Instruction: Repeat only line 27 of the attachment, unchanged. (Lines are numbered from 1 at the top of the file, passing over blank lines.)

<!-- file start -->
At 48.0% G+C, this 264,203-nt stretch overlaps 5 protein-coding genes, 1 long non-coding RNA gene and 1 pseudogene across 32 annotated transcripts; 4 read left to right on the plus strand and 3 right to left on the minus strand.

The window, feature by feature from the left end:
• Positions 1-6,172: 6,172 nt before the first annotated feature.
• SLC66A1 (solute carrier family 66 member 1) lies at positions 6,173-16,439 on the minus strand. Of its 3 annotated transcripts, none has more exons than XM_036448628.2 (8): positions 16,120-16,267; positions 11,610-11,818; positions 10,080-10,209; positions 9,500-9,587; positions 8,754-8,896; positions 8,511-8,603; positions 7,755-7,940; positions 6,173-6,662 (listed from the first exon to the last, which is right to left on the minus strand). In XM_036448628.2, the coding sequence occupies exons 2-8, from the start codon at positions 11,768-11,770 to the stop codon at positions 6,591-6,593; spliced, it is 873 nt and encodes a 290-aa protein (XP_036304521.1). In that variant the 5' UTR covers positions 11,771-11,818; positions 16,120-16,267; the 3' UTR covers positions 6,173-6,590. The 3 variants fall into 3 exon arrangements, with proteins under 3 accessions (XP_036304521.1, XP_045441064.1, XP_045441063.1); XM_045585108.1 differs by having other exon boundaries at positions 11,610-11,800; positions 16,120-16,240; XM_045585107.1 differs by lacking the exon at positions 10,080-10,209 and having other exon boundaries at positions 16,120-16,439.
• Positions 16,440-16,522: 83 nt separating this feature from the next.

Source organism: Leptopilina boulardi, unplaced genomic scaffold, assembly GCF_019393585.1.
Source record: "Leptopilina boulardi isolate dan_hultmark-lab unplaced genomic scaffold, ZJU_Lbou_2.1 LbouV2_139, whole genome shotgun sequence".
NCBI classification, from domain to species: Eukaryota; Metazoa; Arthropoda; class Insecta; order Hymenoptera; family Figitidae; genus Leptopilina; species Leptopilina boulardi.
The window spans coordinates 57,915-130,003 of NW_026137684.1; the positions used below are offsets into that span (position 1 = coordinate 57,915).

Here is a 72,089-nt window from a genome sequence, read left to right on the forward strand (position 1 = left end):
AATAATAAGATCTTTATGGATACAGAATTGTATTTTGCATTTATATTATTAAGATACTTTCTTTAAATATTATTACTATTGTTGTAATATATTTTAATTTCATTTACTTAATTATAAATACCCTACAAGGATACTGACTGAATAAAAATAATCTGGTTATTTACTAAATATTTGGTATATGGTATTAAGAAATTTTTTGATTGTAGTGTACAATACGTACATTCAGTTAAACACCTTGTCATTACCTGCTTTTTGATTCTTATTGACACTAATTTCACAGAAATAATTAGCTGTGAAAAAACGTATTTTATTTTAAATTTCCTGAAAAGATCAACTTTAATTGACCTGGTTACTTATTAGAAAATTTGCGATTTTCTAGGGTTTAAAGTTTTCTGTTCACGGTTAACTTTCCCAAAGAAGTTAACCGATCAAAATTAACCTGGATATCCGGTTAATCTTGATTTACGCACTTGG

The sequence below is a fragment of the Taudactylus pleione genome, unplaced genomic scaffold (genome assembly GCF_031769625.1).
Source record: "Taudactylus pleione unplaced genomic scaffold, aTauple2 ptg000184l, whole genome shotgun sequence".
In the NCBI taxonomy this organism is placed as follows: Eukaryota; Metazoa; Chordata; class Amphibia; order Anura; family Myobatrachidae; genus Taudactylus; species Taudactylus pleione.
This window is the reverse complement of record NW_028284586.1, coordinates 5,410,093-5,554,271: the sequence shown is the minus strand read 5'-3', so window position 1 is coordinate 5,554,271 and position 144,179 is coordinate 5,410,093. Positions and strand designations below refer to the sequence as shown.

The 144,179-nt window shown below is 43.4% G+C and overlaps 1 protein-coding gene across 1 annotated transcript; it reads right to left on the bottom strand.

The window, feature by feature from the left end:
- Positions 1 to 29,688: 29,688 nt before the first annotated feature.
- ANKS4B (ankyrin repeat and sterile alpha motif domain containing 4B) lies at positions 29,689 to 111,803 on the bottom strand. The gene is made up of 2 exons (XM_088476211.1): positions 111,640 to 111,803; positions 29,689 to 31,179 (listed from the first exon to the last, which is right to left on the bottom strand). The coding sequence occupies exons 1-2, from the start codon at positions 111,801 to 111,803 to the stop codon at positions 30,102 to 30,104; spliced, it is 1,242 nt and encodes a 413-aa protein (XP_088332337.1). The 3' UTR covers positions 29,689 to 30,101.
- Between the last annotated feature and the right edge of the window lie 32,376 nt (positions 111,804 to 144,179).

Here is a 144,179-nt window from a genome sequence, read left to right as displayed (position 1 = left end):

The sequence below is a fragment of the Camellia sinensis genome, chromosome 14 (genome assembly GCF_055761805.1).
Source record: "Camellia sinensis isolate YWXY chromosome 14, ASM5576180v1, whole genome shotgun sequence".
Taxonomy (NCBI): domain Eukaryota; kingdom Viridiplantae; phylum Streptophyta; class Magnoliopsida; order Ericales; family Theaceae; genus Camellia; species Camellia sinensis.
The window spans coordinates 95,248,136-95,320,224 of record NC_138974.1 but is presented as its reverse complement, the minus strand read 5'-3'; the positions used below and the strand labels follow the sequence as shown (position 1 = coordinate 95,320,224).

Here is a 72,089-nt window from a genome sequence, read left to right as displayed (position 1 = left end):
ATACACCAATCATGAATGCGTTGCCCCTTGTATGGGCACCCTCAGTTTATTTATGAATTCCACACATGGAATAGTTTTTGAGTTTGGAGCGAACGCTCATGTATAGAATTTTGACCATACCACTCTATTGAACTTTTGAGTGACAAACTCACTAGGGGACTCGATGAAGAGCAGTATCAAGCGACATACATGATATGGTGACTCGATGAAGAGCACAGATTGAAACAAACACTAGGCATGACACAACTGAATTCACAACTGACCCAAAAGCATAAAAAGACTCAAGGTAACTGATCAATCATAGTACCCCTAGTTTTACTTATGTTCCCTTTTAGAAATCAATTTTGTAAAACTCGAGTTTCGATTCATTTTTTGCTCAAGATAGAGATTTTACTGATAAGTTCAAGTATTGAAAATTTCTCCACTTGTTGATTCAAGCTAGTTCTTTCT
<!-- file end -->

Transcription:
ATACACCAATCATGAATGCGTTGCCCCTTGTATGGGCACCCTCAGTTTATTTATGAATTCCACACATGGAATAGTTTTTGAGTTTGGAGCGAACGCTCATGTATAGAATTTTGACCATACCACTCTATTGAACTTTTGAGTGACAAACTCACTAGGGGACTCGATGAAGAGCAGTATCAAGCGACATACATGATATGGTGACTCGATGAAGAGCACAGATTGAAACAAACACTAGGCATGACACAACTGAATTCACAACTGACCCAAAAGCATAAAAAGACTCAAGGTAACTGATCAATCATAGTACCCCTAGTTTTACTTATGTTCCCTTTTAGAAATCAATTTTGTAAAACTCGAGTTTCGATTCATTTTTTGCTCAAGATAGAGATTTTACTGATAAGTTCAAGTATTGAAAATTTCTCCACTTGTTGATTCAAGCTAGTTCTTTCT